Album reviews: Anohni | Beyoncé | Adam Green

Beyonce released a new album last week, Lemonade. Picture: Getty Images
Beyonce released a new album last week, Lemonade. Picture: Getty Images
Share this article
0
Have your say

Antony & the Johnsons star Anohni makes a strong re-entry to the music scene, writes Fiona Shepherd. Additional jazz and classical reviews by Jim Gilchrist and Ken Walton

An imperious diva walks among us this week, breaking new musical ground and candidly tackling thorny issues in her lyrics. No, it’s not Beyoncé – though more on her shortly – but Anohni, the transsexual artist formerly known as Antony Hegarty, who debuts in her new identity with a corresponding musical volte face, swapping the tremulous chamber pop of Antony & the Johnsons for a meatier but equally atmospheric electronica backing.

Anohni. Picture: Alice O'Malley

Anohni. Picture: Alice O'Malley

Hopelessness (***) is a collaboration with Oneohtrix Point Never, aka Brooklyn-based experimental composer Daniel Lopatin, and Glaswegian DJ/producer Hudson Mohawke, who has lent his studio skills to albums by Kanye West and Mark Ronson. The trio will bring their partnership to the Edinburgh International Festival in August; Hopelessness is a tantalising taster for a show with the potential to dazzle.

Anohni’s distinctive, androgynous vocal is a less quavery instrument here, breathy at points, elsewhere more declamatory, in keeping with the widescreen musical backdrop and more challenging lyrics.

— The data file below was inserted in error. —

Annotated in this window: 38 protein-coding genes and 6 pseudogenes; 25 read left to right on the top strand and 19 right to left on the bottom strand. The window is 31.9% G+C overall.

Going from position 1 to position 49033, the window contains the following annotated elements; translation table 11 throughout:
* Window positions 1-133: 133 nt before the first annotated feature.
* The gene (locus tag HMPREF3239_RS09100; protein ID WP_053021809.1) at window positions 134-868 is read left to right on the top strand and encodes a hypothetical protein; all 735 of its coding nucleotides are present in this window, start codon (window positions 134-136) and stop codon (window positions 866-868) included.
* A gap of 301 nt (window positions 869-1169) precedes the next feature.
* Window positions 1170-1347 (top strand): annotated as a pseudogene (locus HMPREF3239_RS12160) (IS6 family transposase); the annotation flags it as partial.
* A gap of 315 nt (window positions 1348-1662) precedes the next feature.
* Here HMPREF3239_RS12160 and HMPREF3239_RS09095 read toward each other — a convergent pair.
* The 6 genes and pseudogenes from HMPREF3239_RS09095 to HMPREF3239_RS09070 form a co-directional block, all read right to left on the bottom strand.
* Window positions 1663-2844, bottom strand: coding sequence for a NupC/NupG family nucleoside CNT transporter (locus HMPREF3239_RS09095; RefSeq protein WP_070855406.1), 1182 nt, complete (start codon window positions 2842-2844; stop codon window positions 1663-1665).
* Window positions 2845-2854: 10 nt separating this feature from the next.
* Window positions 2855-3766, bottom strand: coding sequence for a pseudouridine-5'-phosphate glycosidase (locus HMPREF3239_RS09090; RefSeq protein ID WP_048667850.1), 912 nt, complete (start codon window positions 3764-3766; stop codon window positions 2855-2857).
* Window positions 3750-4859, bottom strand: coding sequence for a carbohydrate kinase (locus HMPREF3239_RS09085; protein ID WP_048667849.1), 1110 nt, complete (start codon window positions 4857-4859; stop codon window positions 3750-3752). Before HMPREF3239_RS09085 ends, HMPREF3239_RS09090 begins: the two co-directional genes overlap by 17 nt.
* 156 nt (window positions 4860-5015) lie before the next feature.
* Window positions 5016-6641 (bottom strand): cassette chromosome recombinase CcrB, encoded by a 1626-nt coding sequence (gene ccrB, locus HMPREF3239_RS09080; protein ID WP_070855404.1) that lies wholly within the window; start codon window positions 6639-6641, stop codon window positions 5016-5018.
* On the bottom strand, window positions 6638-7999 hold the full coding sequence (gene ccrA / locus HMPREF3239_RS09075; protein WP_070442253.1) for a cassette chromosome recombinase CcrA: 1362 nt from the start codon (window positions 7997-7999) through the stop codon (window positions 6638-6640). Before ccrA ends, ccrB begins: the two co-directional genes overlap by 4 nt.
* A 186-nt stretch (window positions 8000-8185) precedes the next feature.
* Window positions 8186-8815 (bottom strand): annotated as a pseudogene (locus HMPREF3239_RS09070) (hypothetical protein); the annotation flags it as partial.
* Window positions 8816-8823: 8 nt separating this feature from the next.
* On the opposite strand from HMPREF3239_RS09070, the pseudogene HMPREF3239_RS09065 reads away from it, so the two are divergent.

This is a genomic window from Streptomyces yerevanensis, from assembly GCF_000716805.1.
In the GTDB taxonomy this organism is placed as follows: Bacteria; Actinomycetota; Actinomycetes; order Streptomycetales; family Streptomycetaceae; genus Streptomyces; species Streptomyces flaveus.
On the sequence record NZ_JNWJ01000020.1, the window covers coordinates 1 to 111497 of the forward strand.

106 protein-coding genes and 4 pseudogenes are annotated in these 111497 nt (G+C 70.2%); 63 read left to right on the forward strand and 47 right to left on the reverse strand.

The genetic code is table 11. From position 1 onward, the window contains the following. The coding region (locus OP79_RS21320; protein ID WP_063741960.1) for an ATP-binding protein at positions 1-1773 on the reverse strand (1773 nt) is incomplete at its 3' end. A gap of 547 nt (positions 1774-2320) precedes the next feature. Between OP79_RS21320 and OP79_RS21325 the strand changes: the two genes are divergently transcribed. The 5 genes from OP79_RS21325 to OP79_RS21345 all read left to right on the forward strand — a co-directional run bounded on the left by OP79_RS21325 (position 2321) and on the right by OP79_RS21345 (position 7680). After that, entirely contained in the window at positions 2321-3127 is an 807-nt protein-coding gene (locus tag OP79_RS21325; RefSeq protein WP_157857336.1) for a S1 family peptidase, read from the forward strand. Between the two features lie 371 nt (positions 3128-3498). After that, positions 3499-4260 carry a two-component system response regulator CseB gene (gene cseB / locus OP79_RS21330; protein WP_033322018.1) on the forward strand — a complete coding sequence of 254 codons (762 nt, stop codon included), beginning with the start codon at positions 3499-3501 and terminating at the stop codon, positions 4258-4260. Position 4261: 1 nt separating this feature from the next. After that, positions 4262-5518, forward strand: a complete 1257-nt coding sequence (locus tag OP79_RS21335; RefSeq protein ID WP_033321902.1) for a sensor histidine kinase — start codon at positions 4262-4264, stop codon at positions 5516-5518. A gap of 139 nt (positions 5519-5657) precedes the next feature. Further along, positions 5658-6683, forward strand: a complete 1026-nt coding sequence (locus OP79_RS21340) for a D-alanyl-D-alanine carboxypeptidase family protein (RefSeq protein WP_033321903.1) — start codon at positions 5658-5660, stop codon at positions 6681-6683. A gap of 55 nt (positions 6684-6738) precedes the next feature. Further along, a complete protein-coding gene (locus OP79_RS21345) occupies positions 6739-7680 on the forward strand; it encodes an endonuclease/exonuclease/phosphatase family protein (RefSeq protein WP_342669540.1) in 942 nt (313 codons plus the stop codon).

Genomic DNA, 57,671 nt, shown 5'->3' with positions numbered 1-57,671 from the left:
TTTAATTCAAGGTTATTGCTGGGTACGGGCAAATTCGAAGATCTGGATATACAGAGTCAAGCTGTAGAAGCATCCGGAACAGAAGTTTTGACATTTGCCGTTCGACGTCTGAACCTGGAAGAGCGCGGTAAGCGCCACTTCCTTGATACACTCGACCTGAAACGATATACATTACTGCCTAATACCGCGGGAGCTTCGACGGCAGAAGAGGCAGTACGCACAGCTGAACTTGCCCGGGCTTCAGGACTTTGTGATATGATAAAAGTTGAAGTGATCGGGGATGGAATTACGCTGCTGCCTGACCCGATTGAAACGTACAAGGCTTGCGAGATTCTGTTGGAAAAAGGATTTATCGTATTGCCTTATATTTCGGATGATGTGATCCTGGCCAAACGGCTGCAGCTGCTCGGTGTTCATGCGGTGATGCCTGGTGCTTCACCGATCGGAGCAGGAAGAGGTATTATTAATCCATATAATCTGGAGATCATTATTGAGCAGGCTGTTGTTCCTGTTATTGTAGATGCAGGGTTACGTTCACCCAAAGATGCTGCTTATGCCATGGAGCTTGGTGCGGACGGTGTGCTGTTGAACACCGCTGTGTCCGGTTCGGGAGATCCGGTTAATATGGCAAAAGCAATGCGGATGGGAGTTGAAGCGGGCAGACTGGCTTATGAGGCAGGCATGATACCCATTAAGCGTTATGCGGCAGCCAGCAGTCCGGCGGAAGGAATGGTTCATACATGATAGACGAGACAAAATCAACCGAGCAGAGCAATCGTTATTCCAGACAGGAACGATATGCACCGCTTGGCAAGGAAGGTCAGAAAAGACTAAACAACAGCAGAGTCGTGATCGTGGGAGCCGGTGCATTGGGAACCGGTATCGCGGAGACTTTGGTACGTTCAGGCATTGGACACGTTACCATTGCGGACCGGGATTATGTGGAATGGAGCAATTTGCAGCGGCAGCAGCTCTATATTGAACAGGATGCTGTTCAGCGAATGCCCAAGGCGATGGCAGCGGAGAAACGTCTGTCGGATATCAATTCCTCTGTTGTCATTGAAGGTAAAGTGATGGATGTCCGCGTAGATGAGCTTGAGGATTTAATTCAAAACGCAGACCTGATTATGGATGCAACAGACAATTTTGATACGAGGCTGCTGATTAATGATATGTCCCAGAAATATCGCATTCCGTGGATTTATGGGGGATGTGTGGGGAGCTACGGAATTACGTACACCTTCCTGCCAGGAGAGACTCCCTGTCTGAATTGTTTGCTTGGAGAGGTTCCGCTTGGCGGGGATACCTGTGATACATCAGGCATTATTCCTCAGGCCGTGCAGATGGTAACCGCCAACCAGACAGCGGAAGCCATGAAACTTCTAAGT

Sometimes, this takes the form of a challenge to self, as on 4 Degrees, which was originally released to mark the global climate conference in Paris last year, and finds Anohni questioning her own stewardship of the planet to a soundtrack of epic synthesized strings, industrial toms and portentous brass blasts.

Elsewhere, on Drone Bomb Me, she inhabits the role of an Afghan orphan pleading for her own mercy killing over plangent electronica. On Obama, she takes issue with the US president’s human rights record, intoning his name like a dread mantra over an electro noir backing but there is also room for an intimate torch song such as I Don’t Love You Anymore, with trip-hop fuzz replacing mournful piano.

The classiness of the delivery from all three players neutralises the more pretentious aspects of the presentation; a balancing act already regularly achieved by Bjork, who is clearly a key influence.

In terms of commercial and cultural clout, they don’t come much harder than Beyoncé, who released her latest visual album “experience” with little advance warning a couple of weeks ago – to subscribers of her husband’s music streaming service and viewers of HBO, that is.

Kendrick Lamar raised the hip-hop/R&B bar last year with his stunning socially conscious and musically adventurous To Pimp A Butterfly album. With Lemonade (***), Queen Bey is aiming to catch a bit of that reflected glory, though her eclecticism – Andy Williams samples, country hoedowns, ambient jazz interludes, underwhelming shout-offs with Jack White – feels much more contrived and coated with that showbiz Teflon she has applied throughout her career. She presents a bruised vulnerability on several numbers about infidelity, calculated to stoke speculation about her marriage to Jay-Z, and all just grist to brand Bey.